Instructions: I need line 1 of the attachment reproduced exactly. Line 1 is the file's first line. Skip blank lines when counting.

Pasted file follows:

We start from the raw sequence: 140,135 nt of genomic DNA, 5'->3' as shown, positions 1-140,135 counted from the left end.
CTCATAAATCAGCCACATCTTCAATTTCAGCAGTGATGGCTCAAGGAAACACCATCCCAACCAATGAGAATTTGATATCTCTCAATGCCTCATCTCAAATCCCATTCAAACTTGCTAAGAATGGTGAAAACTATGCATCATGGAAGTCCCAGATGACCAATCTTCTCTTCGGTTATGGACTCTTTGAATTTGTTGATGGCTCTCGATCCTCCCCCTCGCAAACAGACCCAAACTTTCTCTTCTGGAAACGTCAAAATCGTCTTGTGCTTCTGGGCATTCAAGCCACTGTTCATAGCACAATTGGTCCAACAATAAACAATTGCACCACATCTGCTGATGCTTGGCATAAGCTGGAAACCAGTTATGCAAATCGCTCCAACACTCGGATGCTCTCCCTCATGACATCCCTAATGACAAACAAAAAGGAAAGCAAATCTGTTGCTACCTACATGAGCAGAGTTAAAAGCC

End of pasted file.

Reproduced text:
We start from the raw sequence: 140,135 nt of genomic DNA, 5'->3' as shown, positions 1-140,135 counted from the left end.